After meeting with clients who have been critically injured or whose family members have been killed in accidents caused by distracted drivers taking on their cell phone, texting, or surfing the internet using their “smartphones,” our Chicago truck accident attorneys have written in great detail about the dangers of distracted driving. Yet, in the latest area government failure, the city council of Park Ridge voted last Monday against a measure that would have put in place an ordinance banning drivers from using cell phones that are not hands-free. We are profoundly disappointed.
Park Ridge, a suburb in northern Cook County, Illinois, follows procedures where a majority vote of aldermen is required to advance any measure or ordinance to the full city council. The measure banning non-hands-free cell phone use, unfortunately, failed on a tie vote. The three aldermen opposing the measure stated that they believed such a measure would be either unenforceable or selectively enforced. Our personal injury lawyers take issue with this reasoning, since the City of Chicago and federal government (with respect to commercial truck drivers) has already passed similar bans.
Shockingly, Alderman James Allegretti based his vote against the measure on an illogical rejection of the facts demonstrating the dangers of distracted driving. After the vote, Alderman Allegretti specifically stated his disbelief of the studies demonstrating that driving while using a handheld cellphone is as dangerous as driving drunk. He stated that, “People pull these things out of who knows where. I don’t know that these statistics are valid.”
Alderman Allegretti should be ashamed of letting his own ignorance stand in the way of critical safety legislation. The study to which he refers looked at the rate of accidents among drivers using a handheld cellphone, and found that accidents occur four times as frequently when a handheld cellphon is used. They also looked at accident data involving drunk driving, and found that drivers who are intoxicated also have an accident rate about four times greater than sober drivers. People, Alderman Allegretti included, simply choose to believe that, because these two behaviors “feel” very different to them, they cannot have the same result. Perhaps this is why 81% of Americans still persist in this behavior. But an individual’s uninformed opinion of the risks simply cannot change the data.
The Aldermen who supported the measure, by contrast, are well informed. The measure itself cites a 2008 study by the National Traffic Safety Institute, a 2006 study by the University of Utah, and the related comments of U.S. Secretary of Transportation Ray LaHood. These Aldermen also have anecdotal evidence of the dangers of distracted driving. One of them, Alderman Donald Bach, stated that he was nearly struck on his way to the meeting at City Hall by a woman driving while talking on a handheld cell phone.
This inaction is particularly frustrating as the measure itself, which should be staightforward and noncontroversial, has been under debate for nearly nine months. And the City Council did not even take independent action in starting the debate: a resident, Stephanie Kunz, had to ask them to consider such action. Ms. Kunz should be proud of her concern and initiative. The council should be chagrined that it was required.
At the same time, the city council considered a resolution asking the Illinois general assembly to pass a statewide law banning cell phone use that is not hands-free. This measure also failed on a tie vote. Interestingly, however, the Aldermen supporting each of the two rejected measures opposed the other. Alderman Robert Ryan, who supported the local ordinance but voted against the resolution seeking action in Springfield, explained his position with words that ring true to many: “I don’t expect our state to take a leadership position on a whole lot of stuff right now.”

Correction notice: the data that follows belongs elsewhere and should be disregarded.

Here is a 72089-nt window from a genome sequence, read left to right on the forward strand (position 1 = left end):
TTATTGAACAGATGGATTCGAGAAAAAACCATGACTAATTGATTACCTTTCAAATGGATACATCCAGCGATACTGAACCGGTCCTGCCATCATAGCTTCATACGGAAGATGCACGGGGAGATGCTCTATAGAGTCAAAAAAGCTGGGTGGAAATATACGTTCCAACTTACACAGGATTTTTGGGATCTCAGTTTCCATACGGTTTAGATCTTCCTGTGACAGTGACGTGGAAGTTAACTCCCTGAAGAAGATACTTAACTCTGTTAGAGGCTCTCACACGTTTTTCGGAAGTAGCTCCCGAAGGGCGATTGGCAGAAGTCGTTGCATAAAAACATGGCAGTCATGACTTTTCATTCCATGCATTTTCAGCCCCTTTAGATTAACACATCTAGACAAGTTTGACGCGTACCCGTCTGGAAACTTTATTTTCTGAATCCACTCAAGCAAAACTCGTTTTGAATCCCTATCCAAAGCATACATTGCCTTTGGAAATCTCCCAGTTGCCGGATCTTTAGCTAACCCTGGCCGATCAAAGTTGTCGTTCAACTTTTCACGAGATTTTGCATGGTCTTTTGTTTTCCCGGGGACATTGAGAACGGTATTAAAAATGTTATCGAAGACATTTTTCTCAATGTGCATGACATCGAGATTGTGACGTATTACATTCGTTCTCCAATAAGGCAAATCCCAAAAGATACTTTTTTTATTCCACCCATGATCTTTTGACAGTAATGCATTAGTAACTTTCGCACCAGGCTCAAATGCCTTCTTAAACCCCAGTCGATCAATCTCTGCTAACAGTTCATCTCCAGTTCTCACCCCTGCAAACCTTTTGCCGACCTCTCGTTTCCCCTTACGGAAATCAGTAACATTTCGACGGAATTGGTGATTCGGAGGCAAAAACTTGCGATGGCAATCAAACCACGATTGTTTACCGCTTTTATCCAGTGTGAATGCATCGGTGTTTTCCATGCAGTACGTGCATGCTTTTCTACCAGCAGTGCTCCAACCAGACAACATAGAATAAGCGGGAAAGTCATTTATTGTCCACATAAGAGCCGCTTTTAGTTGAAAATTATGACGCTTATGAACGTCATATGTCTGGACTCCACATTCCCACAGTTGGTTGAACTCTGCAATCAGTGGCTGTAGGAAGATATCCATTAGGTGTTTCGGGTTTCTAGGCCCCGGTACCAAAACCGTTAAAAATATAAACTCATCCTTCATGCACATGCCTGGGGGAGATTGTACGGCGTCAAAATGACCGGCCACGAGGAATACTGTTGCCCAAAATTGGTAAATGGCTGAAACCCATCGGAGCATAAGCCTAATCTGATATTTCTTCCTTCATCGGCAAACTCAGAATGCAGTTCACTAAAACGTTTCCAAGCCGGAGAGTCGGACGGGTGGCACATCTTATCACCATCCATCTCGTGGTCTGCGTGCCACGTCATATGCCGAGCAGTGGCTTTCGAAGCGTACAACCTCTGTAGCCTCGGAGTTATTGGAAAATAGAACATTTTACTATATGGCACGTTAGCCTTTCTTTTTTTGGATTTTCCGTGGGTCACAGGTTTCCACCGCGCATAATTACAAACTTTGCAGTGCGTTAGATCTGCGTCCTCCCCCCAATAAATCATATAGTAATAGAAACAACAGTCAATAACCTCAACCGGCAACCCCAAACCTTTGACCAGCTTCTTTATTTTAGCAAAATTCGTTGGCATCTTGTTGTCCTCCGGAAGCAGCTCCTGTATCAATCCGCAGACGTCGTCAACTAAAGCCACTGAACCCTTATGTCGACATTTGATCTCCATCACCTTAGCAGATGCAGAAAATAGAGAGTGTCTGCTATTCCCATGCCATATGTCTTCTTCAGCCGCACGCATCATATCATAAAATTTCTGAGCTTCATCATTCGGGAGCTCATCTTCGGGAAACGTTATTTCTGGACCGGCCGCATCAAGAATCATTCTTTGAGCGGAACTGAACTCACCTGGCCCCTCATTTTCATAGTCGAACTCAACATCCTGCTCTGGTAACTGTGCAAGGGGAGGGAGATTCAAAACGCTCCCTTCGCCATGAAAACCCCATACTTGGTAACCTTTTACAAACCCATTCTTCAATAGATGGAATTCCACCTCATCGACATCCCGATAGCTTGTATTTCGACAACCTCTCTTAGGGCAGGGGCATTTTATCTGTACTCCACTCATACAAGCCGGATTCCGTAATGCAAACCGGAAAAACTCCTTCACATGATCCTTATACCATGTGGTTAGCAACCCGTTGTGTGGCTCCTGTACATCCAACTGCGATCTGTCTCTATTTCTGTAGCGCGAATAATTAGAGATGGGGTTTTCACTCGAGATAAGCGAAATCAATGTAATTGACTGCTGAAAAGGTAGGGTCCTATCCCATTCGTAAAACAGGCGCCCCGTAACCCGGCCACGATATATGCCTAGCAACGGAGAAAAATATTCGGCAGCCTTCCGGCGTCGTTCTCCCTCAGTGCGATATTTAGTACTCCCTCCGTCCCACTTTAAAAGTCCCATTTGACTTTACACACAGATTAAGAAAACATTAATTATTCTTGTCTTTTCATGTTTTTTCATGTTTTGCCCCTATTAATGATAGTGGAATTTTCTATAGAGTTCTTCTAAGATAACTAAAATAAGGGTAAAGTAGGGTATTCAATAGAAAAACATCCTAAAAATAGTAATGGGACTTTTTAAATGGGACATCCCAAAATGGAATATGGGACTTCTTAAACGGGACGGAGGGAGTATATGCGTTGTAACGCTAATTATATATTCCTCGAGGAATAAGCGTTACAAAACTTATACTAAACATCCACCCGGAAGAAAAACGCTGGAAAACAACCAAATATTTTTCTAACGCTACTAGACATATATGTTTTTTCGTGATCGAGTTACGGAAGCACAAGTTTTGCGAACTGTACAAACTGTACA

Springfield might soon be fiscally motivated to take action, however. The Senate Commerce Committee recently entertained legislation, called the Distracted Driving Prevention Act, which would provide grants to states who enact state legislation banning texting and the use of handheld cellphones, and the use of any cellphones by those under 18. Chicago auto accident attorneys have previously urged the Senate to pass this legislation as soon as possible, and continue in our support of the bill, and of state action regardless of whether the federal bill is passed.
There is still some hope for both failed Park Ridge measures. One Alderman, Thomas Carey, was absent from last Monday’s meeting. Thus, with his support the measures could potentially be revived and advanced to the council.
Park Ridge is, sadly, not alone in its inaction on this crucial issue. Very few Illinois municipalities have taken action to ban driving while talking on a cell phone. Among those that have are Chicago itself, as well as Evanston and Winnetka. There is now, however, a state ban on driving while texting, which is at least a step in the right direction.
Regardless of the enforceability of such laws, they are absolutely crucial. First and foremost, their passage sends a powerful message, and may help to deter distracted driving. Additionally, however, the presence of such laws on the books makes it easier for the victims of distracted driving to obtain compensation in a civil action. It is important that victims of car accidents caused by distracted drivers bring such actions, and with competent, experienced counsel such as the attorneys at Passen & Powell. Perhaps, if enough verdicts are won, drivers will begin to take notice and put down their smartphones.
For a free consultation with an experienced Chicago personal injury lawyer at Passen & Powell, call us at (312) 527-4500.